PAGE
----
Hold Russia Accountable—But Don't Stop There
We should treat Ukraine as a turning point in the effort to curb the atrocities carried out around the world, including in our name.
The images from Ukraine right now are absolutely horrific. The one above this paragraph, which shows the Kyiv suburb of Bucha in the wake of the Russian army’s retreat from the area, is relatively restrained because it does not show the hundreds of dead bodies reportedly littered all over the city, or piled into mass graves. Plenty of those kinds of pictures do exist, and they are as terrible as you would expect. If anyone ever doubted the indiscriminate brutality of the Russian assault on Ukraine—and I don’t really know why that would be the case—let the awfulness of what the Russians did in Bucha snap some sense into them.
It seems inevitable that Bucha will be added, alongside Mariupol, to the list of places whose very name becomes synonymous with the worst atrocities of wartime. The scale of the cruelty apparently visited on civilians—including widespread reports of systematic rape—has once again sparked calls, including from Joe Biden, for Vladimir Putin to be prosecuted for war crimes, which he clearly should be. Hopefully, it also sparks something else—a broader reflection about war itself as it is waged all over the world, including by the United States.
I shouldn’t have to stress that this is not to downplay what is happening in Ukraine, but the discourse around this issue has become poisonous enough that I probably need to. So let me emphasize: I am not chiding anyone for caring about Ukraine, or for feeling empathy for Ukrainians, or for being focused on this particular conflict. There is a senseless assault on innocent people unfolding in plain sight in front of all of us. It is being waged by someone whose values and motivations are—or should be, at any rate—antithetical to anyone who considers themself a leftist, or even simply a good person, and its devastating impact on global peace and stability is crystal clear. That much we can (hopefully) all agree on. But, as I have written before, it shouldn’t take anything away from the attention rightly being given to Ukraine to also encourage people to step back for a second and think a little more widely about who exactly we hold accountable, and why.
Victims of My Lai or Fallujah or Abu Ghraib, to name just three episodes in the very long list of atrocities perpetrated by the United States military, would likely recognize the barbarism of the Russians. So too would the survivors of massacres carried out by U.S.-backed forces in places like El Salvador and Nicaragua and East Timor. So would Palestinians in Gaza. So would Yemenis being slaughtered by Saudi forces with the full complicity (and weapons sales) of the United States.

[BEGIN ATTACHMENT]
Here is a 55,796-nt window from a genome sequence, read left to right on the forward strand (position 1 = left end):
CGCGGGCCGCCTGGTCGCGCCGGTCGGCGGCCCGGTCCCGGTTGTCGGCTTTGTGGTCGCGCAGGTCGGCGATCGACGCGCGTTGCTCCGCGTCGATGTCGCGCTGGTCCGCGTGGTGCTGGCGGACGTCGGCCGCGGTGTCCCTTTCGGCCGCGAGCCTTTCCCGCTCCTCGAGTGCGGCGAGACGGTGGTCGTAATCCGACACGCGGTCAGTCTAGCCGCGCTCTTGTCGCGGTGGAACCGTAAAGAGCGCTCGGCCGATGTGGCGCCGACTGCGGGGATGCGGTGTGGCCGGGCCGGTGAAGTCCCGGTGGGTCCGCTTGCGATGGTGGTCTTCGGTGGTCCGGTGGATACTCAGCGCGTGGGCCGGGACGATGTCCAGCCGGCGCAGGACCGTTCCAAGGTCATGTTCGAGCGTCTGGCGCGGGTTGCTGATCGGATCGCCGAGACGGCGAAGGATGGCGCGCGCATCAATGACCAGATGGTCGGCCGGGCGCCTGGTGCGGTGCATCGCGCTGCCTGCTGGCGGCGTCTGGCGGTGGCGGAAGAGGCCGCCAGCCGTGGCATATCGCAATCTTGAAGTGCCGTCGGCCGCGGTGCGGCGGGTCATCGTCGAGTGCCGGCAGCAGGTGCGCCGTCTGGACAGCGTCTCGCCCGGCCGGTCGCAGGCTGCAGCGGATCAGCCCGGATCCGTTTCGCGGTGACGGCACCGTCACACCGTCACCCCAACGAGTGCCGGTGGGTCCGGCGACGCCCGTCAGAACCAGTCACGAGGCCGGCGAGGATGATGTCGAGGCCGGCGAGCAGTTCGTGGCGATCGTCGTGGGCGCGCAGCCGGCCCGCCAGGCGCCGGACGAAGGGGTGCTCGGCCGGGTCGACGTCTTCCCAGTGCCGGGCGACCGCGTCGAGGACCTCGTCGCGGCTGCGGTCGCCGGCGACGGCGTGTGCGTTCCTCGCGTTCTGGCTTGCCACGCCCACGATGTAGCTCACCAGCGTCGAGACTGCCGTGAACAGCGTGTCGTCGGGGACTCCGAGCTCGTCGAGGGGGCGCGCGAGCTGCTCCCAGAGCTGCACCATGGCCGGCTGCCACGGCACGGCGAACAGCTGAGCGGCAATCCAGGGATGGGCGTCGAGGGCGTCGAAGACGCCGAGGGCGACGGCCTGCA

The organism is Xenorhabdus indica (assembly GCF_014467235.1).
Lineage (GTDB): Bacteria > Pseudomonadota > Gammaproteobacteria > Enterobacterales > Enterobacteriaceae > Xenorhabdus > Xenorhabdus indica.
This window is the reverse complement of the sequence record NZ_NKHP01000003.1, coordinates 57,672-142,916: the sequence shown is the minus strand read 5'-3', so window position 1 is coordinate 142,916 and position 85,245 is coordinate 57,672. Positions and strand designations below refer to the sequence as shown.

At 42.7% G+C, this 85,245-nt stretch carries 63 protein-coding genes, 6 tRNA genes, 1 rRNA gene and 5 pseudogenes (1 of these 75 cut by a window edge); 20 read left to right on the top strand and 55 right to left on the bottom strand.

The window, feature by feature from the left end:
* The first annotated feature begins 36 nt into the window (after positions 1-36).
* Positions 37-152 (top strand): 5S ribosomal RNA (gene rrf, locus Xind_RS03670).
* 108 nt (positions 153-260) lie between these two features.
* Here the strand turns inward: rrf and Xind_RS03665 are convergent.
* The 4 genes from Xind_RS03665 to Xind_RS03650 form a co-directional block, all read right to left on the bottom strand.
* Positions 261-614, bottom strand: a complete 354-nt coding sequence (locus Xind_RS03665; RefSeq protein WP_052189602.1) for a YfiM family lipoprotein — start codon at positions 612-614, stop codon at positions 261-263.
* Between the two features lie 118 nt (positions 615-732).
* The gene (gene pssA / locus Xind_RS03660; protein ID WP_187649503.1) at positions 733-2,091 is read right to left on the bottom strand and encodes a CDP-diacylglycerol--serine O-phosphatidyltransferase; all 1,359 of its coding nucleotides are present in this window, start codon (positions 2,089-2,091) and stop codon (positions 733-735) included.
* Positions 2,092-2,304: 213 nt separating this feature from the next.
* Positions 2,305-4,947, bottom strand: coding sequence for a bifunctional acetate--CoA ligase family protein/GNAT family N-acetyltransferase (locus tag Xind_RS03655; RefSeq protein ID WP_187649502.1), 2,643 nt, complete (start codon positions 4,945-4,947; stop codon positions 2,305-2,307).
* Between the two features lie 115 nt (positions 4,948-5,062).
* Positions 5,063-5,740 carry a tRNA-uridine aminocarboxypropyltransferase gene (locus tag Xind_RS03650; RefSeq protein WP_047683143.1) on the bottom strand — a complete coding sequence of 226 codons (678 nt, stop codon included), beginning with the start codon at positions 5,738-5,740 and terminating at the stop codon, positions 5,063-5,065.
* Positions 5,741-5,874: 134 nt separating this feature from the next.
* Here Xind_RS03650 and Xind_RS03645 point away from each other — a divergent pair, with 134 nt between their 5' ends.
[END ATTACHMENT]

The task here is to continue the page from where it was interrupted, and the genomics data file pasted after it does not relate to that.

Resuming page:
Somehow, though, these crimes—for crimes they most certainly are—never wind up before the Hague. They never leave a permanent stain—they are always regrettable blots on an otherwise unblemished record. And above all, they never disrupt the narrative the U.S. and its allies prefer to tell about the world, in which the West is always a beacon of peace and freedom, and only people who stand apart from it are capable of violating the norms of decency.
Over the last couple of days, a strange, fairly hideous dialogue has begun making the rounds online. Two examples:
I simply don’t understand the motivation to behave like this—to use the Russian invasion as a way to protect the seemingly impenetrable borders of the American exceptionalist myth, or to acknowledge war crimes only to wave them away. Why are people ranking things? Why is anyone trading war crimes stats like this was fantasy football?
Why not instead use this moment, when all of our eyes are trained on precisely the kinds of horrors that rightfully make us recoil, to demand the same level of accountability for our own governments, or the forces our governments support? Why not, as Americans, treat Ukraine as a turning point in our effort to curb the atrocities being carried out around the world, including in our name?
It baffles me that people think you have to somehow choose between the two, rather than recognize that these are features of war, that there are precious few clean hands when it comes to war, and that, if we want there to be less violence and heartbreak in the world, we should be just as vigilant about what the people who purportedly represent us do as we are about the people on the “other side.” No more Buchas, no more Mariupols, no more Groznys, no more Srebrenicas, no more Fallujahs, no more Sabra and Shatilas, no more My Lais, no more Hadithas, no more Kabuls, no more Abu Ghraibs, no more any of it. That does not really seem like too much to ask.
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Agreed. The what-aboutism as a closing door rather than an opening for further discussion paired with the inability of so many people to accept that it's possible to hold multiple thoughts at once---Ukraine invasion bad, our support of Ukraine good, US hypocrisy is bad so let's bring attention and try to fix it---is the bane of modern, social-media mediated discourse.
People have always used whataboutism to justify once-and-future transgressions, but it’s getting worse. The fact that we’re now at the point where false flags are created merely to be debunked to cast doubt on real atrocities just goes to show you where it’s going.